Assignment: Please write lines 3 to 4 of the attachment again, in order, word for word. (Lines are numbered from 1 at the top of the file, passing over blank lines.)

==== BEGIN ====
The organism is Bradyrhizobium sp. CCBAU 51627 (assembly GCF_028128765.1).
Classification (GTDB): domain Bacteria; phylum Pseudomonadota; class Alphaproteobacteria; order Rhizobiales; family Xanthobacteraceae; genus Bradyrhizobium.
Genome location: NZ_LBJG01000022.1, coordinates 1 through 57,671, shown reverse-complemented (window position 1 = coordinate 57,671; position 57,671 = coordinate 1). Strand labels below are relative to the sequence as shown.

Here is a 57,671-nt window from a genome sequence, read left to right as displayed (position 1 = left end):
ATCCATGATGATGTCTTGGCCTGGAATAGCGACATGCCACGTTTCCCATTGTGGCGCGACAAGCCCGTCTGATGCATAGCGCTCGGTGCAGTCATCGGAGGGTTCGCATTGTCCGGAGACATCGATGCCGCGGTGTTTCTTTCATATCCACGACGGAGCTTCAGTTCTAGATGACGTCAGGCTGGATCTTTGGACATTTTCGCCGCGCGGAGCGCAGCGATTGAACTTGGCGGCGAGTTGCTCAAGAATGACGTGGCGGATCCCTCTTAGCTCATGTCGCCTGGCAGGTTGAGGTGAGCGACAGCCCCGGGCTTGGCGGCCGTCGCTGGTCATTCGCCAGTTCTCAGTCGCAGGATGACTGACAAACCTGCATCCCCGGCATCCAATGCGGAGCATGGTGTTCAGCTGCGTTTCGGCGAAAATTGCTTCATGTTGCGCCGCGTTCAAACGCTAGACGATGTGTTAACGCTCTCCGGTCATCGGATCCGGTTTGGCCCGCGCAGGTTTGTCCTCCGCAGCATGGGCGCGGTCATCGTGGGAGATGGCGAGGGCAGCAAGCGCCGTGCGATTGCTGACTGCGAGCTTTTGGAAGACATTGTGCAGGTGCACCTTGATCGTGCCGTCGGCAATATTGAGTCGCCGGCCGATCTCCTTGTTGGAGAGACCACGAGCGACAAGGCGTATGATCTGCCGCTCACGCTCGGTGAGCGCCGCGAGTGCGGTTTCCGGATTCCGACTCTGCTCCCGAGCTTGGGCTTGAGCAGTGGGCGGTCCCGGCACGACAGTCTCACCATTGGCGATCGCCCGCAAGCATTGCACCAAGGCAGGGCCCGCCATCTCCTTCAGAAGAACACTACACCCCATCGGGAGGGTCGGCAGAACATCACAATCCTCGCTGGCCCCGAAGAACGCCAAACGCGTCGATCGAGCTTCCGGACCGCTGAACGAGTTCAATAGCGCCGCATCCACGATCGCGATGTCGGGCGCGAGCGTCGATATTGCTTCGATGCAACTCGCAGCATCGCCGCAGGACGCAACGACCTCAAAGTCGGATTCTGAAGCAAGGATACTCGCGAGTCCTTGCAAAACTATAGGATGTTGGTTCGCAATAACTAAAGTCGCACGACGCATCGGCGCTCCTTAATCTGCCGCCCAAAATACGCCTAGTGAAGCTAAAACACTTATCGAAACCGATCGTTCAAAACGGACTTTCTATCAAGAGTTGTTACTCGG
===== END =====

Genome location: NZ_LBJG01000022.1, coordinates 1 through 57,671, shown reverse-complemented (window position 1 = coordinate 57,671; position 57,671 = coordinate 1). Strand labels below are relative to the sequence as shown.

Here is a 57,671-nt window from a genome sequence, read left to right as displayed (position 1 = left end):